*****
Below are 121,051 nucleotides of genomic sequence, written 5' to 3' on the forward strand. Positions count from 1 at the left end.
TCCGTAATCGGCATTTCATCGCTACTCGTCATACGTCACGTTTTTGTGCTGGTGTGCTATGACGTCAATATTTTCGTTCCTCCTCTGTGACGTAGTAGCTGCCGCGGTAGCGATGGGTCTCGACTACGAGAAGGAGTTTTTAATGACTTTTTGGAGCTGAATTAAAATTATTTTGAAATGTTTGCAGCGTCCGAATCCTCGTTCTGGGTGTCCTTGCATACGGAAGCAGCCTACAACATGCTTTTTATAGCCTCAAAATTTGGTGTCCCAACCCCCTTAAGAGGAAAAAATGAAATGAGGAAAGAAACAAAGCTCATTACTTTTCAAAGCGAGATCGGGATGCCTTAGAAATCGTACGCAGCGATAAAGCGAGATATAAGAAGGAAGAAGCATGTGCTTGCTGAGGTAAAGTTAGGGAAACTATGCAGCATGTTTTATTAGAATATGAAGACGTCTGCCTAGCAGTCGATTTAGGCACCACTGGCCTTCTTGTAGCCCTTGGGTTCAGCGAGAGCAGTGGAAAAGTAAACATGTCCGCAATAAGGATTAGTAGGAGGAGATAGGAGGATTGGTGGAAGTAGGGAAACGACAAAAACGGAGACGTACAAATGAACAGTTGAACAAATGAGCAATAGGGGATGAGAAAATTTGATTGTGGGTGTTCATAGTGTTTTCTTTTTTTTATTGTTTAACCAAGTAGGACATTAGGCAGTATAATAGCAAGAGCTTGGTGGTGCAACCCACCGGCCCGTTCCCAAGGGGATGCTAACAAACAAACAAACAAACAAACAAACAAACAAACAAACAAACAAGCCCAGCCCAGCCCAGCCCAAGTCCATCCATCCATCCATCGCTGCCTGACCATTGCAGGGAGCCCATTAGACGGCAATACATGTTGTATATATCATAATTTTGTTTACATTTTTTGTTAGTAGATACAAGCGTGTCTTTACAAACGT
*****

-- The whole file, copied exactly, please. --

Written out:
Below are 121,051 nucleotides of genomic sequence, written 5' to 3' on the forward strand. Positions count from 1 at the left end.
TCCGTAATCGGCATTTCATCGCTACTCGTCATACGTCACGTTTTTGTGCTGGTGTGCTATGACGTCAATATTTTCGTTCCTCCTCTGTGACGTAGTAGCTGCCGCGGTAGCGATGGGTCTCGACTACGAGAAGGAGTTTTTAATGACTTTTTGGAGCTGAATTAAAATTATTTTGAAATGTTTGCAGCGTCCGAATCCTCGTTCTGGGTGTCCTTGCATACGGAAGCAGCCTACAACATGCTTTTTATAGCCTCAAAATTTGGTGTCCCAACCCCCTTAAGAGGAAAAAATGAAATGAGGAAAGAAACAAAGCTCATTACTTTTCAAAGCGAGATCGGGATGCCTTAGAAATCGTACGCAGCGATAAAGCGAGATATAAGAAGGAAGAAGCATGTGCTTGCTGAGGTAAAGTTAGGGAAACTATGCAGCATGTTTTATTAGAATATGAAGACGTCTGCCTAGCAGTCGATTTAGGCACCACTGGCCTTCTTGTAGCCCTTGGGTTCAGCGAGAGCAGTGGAAAAGTAAACATGTCCGCAATAAGGATTAGTAGGAGGAGATAGGAGGATTGGTGGAAGTAGGGAAACGACAAAAACGGAGACGTACAAATGAACAGTTGAACAAATGAGCAATAGGGGATGAGAAAATTTGATTGTGGGTGTTCATAGTGTTTTCTTTTTTTTATTGTTTAACCAAGTAGGACATTAGGCAGTATAATAGCAAGAGCTTGGTGGTGCAACCCACCGGCCCGTTCCCAAGGGGATGCTAACAAACAAACAAACAAACAAACAAACAAACAAACAAACAAACAAGCCCAGCCCAGCCCAGCCCAAGTCCATCCATCCATCCATCGCTGCCTGACCATTGCAGGGAGCCCATTAGACGGCAATACATGTTGTATATATCATAATTTTGTTTACATTTTTTGTTAGTAGATACAAGCGTGTCTTTACAAACGT